The process of moving and blending data from multiple sources and turning it into a useful consolidated form (often to facilitate downstream analytics) can be very simple or very complex. Developer-focused tools for data integration (DI) like Informatica PowerCenter or Microsoft SSIS have been in use for many years and the market continues to grow. […]
The process of moving and blending data from multiple sources and turning it into a useful consolidated form (often to facilitate downstream analytics) can be very simple or very complex. Developer-focused tools for data integration (DI) like Informatica PowerCenter or Microsoft SSIS have been in use for many years and the market continues to grow. Per Gartner’s Magic Quadrant from July 2015:
“…the data integration tool market was worth approximately $2.4 billion in constant currency at the end of 2014, an increase of 6.9% from 2013. The growth rate is above the average for the enterprise software market as a whole…”
Yes, you can still choose to write code (hello Python!) for all your DI needs. With the many tool options available, including free community versions, here are the 3 key reasons why we advocate using a tool rather than using all custom code:
In many cases, data integration or ETL scripts are created based on an individual developer’s own coding preferences – their personal best practices and even the choice of programming language. Across multiple team members and over time, this disparity of code can be difficult to maintain causing production support and enhancement work to take longer.
A DI Tool has a standard interface and while a developer may change the order in which functions are performed, the function screens remain constant across users and solutions. Yes, you need to learn the basic tool functions and once you do, navigation, comprehension and additions to solutions built in the tool are usually much faster and easier than traversing through lines of code.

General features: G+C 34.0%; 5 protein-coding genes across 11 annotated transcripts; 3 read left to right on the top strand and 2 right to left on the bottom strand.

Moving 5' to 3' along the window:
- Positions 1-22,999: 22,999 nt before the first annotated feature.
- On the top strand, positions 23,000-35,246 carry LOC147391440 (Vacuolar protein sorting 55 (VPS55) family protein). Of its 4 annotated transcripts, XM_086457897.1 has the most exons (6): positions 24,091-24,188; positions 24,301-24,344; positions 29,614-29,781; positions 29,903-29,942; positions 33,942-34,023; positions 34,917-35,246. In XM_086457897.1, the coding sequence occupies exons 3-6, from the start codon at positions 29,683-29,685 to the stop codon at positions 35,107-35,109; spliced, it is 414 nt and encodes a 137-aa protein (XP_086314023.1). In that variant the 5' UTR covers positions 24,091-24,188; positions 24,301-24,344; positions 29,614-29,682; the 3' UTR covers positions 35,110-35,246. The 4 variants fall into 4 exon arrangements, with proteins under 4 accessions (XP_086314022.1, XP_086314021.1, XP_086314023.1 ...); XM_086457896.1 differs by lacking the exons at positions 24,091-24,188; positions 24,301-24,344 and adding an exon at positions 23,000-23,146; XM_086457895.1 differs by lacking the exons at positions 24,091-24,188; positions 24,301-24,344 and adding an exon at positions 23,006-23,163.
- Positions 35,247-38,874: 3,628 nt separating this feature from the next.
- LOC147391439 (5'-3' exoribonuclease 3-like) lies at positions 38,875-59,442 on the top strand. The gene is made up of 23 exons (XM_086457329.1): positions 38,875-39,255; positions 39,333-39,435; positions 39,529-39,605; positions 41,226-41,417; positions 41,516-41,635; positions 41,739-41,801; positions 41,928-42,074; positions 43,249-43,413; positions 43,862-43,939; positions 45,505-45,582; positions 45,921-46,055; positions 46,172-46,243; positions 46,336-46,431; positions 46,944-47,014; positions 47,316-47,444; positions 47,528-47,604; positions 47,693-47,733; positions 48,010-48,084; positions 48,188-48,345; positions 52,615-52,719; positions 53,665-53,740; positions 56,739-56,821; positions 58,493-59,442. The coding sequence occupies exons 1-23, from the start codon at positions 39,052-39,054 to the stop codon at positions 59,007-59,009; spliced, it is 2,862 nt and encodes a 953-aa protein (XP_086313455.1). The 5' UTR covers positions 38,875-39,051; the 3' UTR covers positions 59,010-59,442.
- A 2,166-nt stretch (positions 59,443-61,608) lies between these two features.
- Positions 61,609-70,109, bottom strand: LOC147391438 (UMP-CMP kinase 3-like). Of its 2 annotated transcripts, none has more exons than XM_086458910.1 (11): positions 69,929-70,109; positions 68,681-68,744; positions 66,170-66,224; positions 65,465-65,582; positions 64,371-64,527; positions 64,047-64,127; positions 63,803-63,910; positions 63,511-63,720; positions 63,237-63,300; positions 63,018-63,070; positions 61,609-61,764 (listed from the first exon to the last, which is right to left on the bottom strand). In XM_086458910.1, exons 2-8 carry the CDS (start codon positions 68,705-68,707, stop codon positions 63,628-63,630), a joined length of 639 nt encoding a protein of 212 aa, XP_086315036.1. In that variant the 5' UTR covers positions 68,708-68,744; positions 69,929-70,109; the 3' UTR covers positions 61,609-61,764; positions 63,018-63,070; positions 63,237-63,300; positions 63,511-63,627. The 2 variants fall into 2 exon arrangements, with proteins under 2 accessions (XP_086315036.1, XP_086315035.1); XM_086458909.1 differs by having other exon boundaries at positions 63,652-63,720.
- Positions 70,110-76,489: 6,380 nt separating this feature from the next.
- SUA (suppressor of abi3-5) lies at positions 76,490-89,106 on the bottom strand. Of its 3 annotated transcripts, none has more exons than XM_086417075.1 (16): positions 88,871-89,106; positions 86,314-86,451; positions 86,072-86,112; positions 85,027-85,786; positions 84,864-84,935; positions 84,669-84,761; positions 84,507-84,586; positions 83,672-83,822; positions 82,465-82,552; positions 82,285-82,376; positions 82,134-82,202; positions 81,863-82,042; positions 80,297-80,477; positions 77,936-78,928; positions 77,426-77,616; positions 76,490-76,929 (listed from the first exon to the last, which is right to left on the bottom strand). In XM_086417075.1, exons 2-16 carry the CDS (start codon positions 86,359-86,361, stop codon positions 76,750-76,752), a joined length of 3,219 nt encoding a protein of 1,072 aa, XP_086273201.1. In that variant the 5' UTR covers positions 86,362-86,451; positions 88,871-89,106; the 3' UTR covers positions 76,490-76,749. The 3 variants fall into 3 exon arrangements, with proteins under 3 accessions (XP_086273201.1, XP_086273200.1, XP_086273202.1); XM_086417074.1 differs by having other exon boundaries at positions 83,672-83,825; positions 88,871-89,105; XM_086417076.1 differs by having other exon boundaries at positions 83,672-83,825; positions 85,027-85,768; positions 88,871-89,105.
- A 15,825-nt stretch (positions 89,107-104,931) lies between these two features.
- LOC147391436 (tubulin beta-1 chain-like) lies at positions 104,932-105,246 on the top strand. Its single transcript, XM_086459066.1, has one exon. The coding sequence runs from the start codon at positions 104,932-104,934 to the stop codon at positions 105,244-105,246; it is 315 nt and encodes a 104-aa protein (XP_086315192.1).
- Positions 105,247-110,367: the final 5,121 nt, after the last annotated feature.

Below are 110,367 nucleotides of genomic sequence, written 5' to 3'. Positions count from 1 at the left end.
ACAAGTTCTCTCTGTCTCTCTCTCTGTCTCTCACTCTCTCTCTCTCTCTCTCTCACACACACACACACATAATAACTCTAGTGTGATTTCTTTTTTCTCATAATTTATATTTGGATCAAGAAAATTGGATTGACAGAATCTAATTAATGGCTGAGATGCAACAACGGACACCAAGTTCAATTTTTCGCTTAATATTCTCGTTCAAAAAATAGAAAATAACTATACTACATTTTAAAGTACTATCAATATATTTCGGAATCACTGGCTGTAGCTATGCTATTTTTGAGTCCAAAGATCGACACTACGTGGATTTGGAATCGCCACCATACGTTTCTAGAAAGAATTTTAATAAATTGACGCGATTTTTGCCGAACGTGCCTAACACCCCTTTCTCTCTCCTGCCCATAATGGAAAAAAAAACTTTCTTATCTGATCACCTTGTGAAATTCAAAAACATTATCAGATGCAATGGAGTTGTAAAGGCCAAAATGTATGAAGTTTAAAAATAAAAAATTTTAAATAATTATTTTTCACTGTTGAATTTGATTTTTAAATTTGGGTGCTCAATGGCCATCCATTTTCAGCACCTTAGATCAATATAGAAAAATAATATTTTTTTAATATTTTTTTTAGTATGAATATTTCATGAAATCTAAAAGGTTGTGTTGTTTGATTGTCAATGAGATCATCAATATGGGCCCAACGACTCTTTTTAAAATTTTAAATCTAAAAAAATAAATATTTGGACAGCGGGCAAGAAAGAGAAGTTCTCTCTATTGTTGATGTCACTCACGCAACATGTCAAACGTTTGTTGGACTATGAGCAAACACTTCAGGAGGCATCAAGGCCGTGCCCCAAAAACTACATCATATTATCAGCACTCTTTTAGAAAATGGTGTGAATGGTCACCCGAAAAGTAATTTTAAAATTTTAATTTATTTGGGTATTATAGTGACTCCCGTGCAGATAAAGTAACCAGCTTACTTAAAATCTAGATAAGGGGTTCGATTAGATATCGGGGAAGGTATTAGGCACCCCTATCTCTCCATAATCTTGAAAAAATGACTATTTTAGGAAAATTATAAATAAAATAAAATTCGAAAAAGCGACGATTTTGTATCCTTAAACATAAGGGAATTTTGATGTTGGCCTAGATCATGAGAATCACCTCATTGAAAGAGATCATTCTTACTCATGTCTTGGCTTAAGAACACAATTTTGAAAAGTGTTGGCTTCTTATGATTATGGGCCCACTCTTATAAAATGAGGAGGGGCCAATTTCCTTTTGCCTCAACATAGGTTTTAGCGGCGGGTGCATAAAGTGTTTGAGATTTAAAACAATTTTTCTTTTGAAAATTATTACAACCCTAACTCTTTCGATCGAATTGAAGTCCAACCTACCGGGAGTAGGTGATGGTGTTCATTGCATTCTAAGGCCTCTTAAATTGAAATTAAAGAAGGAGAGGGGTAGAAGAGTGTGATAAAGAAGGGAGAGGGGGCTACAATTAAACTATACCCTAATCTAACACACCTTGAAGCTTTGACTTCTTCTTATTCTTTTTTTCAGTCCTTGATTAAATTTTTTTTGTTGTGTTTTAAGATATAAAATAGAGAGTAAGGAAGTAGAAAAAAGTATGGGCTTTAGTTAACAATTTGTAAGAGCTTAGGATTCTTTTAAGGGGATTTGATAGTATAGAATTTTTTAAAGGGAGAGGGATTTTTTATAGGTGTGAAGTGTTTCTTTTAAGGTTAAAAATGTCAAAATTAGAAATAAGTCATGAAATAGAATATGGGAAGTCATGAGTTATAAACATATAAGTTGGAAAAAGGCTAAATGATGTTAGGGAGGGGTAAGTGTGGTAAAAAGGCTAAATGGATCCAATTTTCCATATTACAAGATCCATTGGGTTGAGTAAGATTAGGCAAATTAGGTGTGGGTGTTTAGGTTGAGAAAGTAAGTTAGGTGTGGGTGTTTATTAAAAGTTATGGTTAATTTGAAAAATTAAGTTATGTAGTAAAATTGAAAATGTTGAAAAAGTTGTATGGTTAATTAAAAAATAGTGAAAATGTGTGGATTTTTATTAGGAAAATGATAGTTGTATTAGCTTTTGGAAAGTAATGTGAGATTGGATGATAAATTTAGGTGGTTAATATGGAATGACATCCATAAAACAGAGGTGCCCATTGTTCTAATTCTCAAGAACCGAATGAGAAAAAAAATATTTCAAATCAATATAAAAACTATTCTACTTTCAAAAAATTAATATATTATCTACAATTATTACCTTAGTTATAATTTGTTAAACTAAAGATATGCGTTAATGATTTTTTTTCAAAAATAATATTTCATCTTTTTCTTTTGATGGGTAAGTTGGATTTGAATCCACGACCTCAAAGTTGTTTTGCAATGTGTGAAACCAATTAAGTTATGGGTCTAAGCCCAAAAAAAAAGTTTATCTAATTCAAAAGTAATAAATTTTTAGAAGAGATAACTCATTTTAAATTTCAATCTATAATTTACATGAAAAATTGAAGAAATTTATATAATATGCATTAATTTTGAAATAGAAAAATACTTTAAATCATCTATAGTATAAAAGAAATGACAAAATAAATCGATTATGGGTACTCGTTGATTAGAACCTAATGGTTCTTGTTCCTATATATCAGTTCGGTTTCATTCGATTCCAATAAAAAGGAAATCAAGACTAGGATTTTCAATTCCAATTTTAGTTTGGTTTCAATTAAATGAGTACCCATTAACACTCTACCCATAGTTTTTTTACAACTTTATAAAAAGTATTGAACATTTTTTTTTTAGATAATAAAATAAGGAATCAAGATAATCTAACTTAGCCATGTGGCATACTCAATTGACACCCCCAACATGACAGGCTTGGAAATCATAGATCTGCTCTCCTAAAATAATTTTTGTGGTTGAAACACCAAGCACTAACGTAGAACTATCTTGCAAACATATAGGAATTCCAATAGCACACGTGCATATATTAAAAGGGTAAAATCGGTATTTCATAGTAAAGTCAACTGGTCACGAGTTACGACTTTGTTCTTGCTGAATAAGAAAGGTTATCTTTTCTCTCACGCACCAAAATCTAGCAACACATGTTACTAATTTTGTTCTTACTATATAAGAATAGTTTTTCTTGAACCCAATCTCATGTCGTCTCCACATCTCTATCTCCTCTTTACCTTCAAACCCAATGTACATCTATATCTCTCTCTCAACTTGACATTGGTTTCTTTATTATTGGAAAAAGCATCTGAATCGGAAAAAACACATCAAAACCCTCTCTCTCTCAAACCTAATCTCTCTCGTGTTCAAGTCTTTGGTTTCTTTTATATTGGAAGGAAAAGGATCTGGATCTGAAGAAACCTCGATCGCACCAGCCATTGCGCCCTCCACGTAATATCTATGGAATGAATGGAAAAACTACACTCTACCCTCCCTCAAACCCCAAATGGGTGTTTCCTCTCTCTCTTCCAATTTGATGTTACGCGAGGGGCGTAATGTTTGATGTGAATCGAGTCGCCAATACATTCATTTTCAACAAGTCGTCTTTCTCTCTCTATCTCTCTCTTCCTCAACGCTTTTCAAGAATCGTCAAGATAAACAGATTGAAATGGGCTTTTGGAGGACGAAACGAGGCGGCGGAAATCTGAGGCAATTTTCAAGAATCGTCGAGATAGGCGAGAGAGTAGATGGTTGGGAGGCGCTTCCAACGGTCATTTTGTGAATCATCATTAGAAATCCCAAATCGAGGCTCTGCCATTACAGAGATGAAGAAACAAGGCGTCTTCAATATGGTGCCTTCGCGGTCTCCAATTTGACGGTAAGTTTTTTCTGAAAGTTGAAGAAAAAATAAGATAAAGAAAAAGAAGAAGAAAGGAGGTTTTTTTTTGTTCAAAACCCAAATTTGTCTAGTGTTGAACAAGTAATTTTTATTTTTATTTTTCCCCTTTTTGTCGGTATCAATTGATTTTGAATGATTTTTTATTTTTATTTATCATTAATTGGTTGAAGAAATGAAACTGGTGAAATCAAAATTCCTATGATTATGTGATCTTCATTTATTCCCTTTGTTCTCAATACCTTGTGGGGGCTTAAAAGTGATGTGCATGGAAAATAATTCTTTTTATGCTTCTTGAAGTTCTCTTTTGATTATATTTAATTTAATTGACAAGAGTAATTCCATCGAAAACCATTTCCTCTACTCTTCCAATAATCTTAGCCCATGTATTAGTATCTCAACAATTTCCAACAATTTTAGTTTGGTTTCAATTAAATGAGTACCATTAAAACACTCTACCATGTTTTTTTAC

Tools provide modules to support common functions. Drag and drop objects to use them, enter the required information, draw a line between objects to create dependencies. In addition, there’s usually some immediate quality checks and alerts to let you know when something is missing before you continue building. The experience is visual and usually pretty intuitive.
By comparison, cutting and pasting code or starting with existing scripts and modifying them is less instinctive and likely to take longer to update and verify – especially when it’s someone else’s code.
Remember when all websites were created by software developers? Nowadays anyone comfortable with using a web browser can use a drag and drop interface to create an impressive looking website. Tools exist and persist where there is demand. Drag and drop pre-defined functions allow someone with less experience and/or less technical background to learn faster and become competent sooner. Even if you are an accomplished software developer, the pre-configured functions, automation and real-time alerts a tool provides can save time –and most tools give the option to extend capabilities by executing external scripts or applications when needed.
With the volume and variety of Big Data came data repositories beyond the enterprise data warehouse and a move away from a single source of data truth out of necessity. Many BI vendors are building out their data integration functions to create a comprehensive self-service solution for business users – DIY for all your data needs. Data integration is a vital part of how businesses execute. If getting more consistent, faster results using a more flexible staffing model helps address some of your DI pain points, a thoughtful review of your tool options is a good next step. If cost is a primary driver, Excella performed an assessment of the two of the leading open source, community DI tools – Pentaho and Talend.
You can read our review here: https://www.excella.com/services/data-analytics/open-source-data-integration-tool-comparison.